WILLMAR — There might not be an actual pot of gold at the end of Willmar's Fourth Street Southwest, where the vast majority of the trees and planters covered in gaily colored knitwear are located, but there is a Rainbow of Trees. And that public art project may create something even more valuable this year — community togetherness and mental wellness.

"Social connections are important even when they are not happening at the same place, under the same tree," said John Salgado.

Salgado and Nicole Arnhold, both who work in occupational therapy in Willmar, helped create the Rainbow Trees art project, with assistance from Artists on Main Street, a community arts program partnership between Willmar Main Street, Rethos, and Springboard for the Arts with support from the Bush Foundation and the Willmar Area Community Foundation Arts Fund.

The multifaceted goal is to help bring some relief to the community as it tries to muddle through the COVID-19 pandemic which has turned so much of life upside down.

"It is normal to feel anxious and depressed by what is going on," Arnhold said.

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As the pandemic began shutting down businesses, schools and entertainment, Arnhold and Salgado started conversing about how the pandemic could impact the mental health of the community and what kind projects or programming could help prevent the worst of it.

"We wanted to bring that mental health prevention out into the community," Arnhold said.

Rainbow Trees was born out of the idea that hands-on projects, such as knitting, can help with anxiety, depression and other mental health conditions. Arnhold has seen the positive impact such activities can have with the patients she works with. The knitted art, with their bright colors, eye-catching designs and emotional impact are also a simple way to bring a smile to people's faces as they walk by.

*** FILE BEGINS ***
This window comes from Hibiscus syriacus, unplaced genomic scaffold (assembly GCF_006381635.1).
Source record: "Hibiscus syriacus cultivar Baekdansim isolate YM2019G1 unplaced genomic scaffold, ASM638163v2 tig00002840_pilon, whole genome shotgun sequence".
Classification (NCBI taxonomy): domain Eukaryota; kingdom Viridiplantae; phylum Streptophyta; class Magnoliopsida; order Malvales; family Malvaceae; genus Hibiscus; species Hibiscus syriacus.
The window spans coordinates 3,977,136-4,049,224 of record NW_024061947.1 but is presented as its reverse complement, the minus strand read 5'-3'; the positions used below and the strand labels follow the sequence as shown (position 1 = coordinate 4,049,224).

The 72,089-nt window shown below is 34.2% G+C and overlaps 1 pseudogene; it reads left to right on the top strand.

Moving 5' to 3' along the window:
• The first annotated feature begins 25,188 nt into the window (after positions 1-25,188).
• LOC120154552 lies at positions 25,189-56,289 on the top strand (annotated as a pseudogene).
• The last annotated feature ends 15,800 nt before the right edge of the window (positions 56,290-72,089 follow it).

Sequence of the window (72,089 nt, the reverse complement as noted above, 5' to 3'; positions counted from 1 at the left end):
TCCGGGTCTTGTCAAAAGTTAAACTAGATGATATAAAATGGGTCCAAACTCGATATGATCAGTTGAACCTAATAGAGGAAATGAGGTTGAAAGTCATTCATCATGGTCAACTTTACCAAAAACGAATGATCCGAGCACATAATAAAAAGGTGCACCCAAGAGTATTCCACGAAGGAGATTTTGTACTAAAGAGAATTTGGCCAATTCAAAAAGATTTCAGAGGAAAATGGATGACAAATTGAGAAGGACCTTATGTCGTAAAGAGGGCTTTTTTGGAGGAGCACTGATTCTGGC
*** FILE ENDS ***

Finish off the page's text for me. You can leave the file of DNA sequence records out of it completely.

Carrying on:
Knitting is an art form pretty much anyone can do, no matter their language, culture or artistic ability. Even if there isn't a common language, Arnhold said it is possible to show someone how to finger knit or needle knit.

"We are open to everyone in the community," Salgado said.

As part of the Rainbow Trees project, Salgado and Arnhold have held two knitting sessions at Spurs Restaurant in Willmar. People have come to not only learn about the project, but create pieces to display on the trees.

"It has been wonderful to be connected with Spurs," Arnhold said. "They have been so welcoming."

Thanks to grant funding from Artists on Main Street and donations from the community, Rainbow Trees is able to provide yarn and knitting equipment for those interested in taking part.

"We are all about breaking down barriers," Arnhold said.

Over the past several weeks Salgado and Arnhold have seen the positive impact Rainbow Trees has had. One participant brought knitting pieces created by her late brother to the first session at Spurs. With Arnhold's help, the two knitted them all together to create a tree wrap called "A Ray of Hope." It can be found by the Centre Point Mall on Fourth Street. Two young girls were taught to finger knit at the first session and they, subsequently, spent hours creating yarn art during a road trip this summer.

Then there are community members who took it upon themselves to create and display knitted art in the community, like the faces with masks found on several trees in downtown Willmar and the rainbow planter covers at the Goodness Coffee Shop created by Emily Streich.

Rainbow Trees of Willmar has even had an international impact. A family based in South Africa saw social media posts about the Willmar community art project and emulated it back home by decorating a palm tree in Durban, South Africa.

"If it makes sense for us, it probably makes sense for other people too," Salgado said.

The Rainbow Trees of Willmar projects will be on display at least until October, though there is the possibility they will be kept up longer.

One of the goals of the Artists on Main Street program is to create sustainable community art projects, so Arnhold and Salgado are planning for ways to bring the project back next year. They want to continue not only the physical art but the positive mental, spiritual and community impacts it can have.

"It is important for the human experience, for being human," Salgado said.